In terms of lived experience, delegates couldn’t have asked for a more honest, transparent and at times almost disarmingly pragmatic testimony from Peter Walsh and his wife Carol.
Retired motor mechanic Peter said he’d pretty much diagnosed himself following a six-week bout of flu-like symptoms when he struggled to hold his head up and developed disconcerting twitches in his limbs.
Both he and Carol emphasised the dramatic change the diagnosis has made to their lives. Both gave up work and, very rationally, set to on dealing with all the necessary practicalities from LPAs to bathroom appliances. Peter also made sure to contact St Christopher’s as soon as possible.
He’s already made some big decisions and formally expressed his wishes not to be ventilated and to die at home if possible.
“I want control of my illness rather than the illness controlling me,” Peter added. “It’s not nice but what’s the alternative?”
Peter acknowledged the huge burden on Carol and she highlighted the need for far greater recognition of this.
“We need respite care because carers become an extension of the person they’re caring for and are not having their needs met,” she said. “Someone needs to realise that carers often have disabilities of their won and need so much support. It’s a real issue for people in our position.”
NIV – “never continue with treatments that are distressing and people want to end”
With a threefold increase in the number of people having non-invasive ventilation (NIV), Dr Emma Hall, Consultant in Palliative Medicine at St Christopher’s, said health professionals need to prepare themselves with what she called the very controversial issue of withdrawal of that ventilation.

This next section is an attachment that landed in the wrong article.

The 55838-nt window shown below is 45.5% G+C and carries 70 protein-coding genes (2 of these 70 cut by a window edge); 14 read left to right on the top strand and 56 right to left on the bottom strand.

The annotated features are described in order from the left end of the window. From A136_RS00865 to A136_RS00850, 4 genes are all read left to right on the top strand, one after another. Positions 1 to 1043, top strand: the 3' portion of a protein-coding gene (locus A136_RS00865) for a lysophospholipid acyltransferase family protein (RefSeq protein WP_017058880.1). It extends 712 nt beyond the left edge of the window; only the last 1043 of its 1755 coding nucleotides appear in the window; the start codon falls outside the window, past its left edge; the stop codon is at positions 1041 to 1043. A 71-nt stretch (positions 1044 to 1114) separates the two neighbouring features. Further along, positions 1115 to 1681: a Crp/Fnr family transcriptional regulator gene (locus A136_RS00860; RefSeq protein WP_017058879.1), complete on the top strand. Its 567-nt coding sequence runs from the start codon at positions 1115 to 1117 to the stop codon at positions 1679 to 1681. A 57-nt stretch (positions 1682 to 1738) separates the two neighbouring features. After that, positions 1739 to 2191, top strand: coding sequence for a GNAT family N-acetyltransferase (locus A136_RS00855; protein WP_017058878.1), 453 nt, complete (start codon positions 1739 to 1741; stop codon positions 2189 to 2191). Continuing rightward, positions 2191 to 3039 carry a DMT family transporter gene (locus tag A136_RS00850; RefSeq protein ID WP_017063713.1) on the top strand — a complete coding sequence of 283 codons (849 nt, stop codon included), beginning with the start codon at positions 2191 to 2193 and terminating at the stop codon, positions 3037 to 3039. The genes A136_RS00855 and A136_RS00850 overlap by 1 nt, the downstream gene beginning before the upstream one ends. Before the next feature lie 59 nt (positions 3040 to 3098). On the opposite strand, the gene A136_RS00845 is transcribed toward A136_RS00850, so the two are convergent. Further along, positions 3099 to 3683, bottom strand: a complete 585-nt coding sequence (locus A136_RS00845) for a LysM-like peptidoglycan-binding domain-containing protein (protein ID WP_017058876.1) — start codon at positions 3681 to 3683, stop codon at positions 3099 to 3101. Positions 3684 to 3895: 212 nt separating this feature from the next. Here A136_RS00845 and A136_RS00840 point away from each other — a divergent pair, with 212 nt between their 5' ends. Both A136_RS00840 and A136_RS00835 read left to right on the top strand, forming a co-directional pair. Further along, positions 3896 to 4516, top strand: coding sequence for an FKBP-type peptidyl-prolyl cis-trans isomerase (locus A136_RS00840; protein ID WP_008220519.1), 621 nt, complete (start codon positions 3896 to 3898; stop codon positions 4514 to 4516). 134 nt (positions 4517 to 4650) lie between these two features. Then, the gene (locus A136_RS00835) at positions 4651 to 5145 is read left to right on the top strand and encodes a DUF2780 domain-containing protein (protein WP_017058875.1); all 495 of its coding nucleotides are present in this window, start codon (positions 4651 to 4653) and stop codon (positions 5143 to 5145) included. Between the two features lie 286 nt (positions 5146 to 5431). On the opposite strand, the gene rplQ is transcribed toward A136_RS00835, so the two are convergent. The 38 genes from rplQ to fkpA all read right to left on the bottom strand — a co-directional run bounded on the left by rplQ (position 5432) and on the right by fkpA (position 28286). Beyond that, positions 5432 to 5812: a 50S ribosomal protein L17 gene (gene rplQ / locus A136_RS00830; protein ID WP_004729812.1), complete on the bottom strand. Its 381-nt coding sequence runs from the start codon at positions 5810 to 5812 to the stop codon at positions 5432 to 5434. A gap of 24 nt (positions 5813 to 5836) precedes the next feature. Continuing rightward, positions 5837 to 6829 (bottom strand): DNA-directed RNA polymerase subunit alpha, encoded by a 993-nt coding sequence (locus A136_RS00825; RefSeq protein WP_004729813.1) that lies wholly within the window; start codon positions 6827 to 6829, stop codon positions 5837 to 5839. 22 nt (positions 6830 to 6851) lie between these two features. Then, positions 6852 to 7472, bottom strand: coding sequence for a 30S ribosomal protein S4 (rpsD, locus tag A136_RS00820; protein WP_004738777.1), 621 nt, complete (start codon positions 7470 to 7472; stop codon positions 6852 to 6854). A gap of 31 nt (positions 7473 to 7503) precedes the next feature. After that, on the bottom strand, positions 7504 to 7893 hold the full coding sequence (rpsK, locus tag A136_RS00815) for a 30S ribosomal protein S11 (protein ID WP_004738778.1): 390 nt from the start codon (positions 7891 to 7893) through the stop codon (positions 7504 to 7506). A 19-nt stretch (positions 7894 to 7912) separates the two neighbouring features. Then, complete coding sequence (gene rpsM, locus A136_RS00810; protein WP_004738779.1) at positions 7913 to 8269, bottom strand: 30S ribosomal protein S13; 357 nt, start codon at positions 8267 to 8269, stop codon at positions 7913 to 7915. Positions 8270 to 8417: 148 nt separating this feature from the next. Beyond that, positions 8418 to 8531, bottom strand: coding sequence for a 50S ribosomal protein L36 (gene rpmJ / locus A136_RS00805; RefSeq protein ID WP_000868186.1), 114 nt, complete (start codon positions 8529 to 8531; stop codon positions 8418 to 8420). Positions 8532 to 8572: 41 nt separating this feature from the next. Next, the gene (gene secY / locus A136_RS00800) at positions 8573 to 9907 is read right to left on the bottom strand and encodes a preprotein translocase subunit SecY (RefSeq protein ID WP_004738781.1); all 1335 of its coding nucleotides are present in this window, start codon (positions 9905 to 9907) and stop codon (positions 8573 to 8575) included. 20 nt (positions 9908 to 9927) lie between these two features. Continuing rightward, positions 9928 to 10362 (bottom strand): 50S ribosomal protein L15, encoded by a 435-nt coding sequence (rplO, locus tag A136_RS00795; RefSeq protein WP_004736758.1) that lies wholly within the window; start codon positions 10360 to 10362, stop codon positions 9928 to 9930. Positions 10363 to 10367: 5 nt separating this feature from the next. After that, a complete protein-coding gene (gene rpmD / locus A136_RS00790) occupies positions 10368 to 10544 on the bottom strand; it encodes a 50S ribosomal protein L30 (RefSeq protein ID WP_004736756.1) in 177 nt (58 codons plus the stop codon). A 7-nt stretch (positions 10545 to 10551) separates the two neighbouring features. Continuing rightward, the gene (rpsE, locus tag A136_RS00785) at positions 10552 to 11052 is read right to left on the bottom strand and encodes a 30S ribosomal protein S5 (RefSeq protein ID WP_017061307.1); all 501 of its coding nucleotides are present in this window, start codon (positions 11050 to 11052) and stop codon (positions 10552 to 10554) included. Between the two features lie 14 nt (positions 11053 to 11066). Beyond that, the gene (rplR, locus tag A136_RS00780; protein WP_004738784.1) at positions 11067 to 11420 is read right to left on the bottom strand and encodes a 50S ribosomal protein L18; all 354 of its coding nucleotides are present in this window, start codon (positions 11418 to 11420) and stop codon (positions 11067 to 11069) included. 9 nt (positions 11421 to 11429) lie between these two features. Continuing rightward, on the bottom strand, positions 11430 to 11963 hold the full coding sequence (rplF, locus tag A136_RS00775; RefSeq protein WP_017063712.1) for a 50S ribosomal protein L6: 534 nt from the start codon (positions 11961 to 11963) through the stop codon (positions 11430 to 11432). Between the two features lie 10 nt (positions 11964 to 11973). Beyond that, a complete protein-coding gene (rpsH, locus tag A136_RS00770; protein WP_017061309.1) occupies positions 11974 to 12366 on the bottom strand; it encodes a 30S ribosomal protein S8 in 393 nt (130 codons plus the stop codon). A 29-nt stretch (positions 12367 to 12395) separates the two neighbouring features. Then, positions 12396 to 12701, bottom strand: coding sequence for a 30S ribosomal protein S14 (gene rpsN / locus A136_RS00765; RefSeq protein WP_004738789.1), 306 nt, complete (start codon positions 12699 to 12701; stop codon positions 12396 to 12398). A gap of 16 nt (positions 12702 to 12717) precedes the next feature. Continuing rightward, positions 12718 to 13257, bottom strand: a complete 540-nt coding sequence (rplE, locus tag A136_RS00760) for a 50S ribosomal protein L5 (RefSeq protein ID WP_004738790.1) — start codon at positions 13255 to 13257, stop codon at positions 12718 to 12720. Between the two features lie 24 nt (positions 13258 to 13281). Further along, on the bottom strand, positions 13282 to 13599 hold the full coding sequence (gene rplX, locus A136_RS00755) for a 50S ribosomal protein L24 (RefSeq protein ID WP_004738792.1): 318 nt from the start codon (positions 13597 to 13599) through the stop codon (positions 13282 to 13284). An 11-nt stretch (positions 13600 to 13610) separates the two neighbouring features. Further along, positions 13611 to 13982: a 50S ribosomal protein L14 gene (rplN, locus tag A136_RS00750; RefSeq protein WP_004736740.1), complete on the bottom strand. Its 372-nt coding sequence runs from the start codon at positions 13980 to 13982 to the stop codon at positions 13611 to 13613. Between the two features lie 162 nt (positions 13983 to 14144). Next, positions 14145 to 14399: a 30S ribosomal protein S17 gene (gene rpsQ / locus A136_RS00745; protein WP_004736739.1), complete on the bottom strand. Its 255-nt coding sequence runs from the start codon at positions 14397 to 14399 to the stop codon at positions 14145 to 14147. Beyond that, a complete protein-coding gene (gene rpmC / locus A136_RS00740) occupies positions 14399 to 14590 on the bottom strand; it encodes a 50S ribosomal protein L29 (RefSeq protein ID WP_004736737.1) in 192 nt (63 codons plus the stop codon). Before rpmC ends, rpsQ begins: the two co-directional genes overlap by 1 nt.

Dr Hall added: “The decision to stop can feel ethically uncomfortable but it is absolutely ethical and legal and is not assisted dying.”
She shared a case study involving a St Christopher’s patient who was being cared for at home by her wife. Having completed her outstanding life goals, the patient asked the community team to remove the NIV, as it had become tortuous. The team assessed her capacity, consulted closely with her wife and discussed with the whole MDT and GP. A week later with the patient still wanting the NIV withdrawn, the team did so gradually having commenced medications and she died peacefully 10 minutes later. Dr Hall said the wife and the team felt fully supported and comfortable ethically.
“As clinicians we should never continue with treatments that are distressing and people want to end,” she concluded.
Because MND touches practically every part of someone – practical, medical and their very personhood, the day’s final speaker, Suzana Makowski, Medical Director of Compassionate Care ALS, Massachusetts, said she always asks her patients the same thing.
“What is it that you would like me to know about you that will help me to care best for you?”
To enable patients to prepare for when things will get worse, Susana advocates for initiating what many find difficult conversations.
“People are nervous about this, but it’s like buying snow shovels in advance of winter. It’s one of the greatest gifts you can give families, helping them have their voice heard.
“If we think about a person’s life story, who they are, our role as a palliative care professional and how we can help them to construct the third act of their life then we can help to make that third act meaningful.
“What’s really important is what’s important to the person we’re looking after.”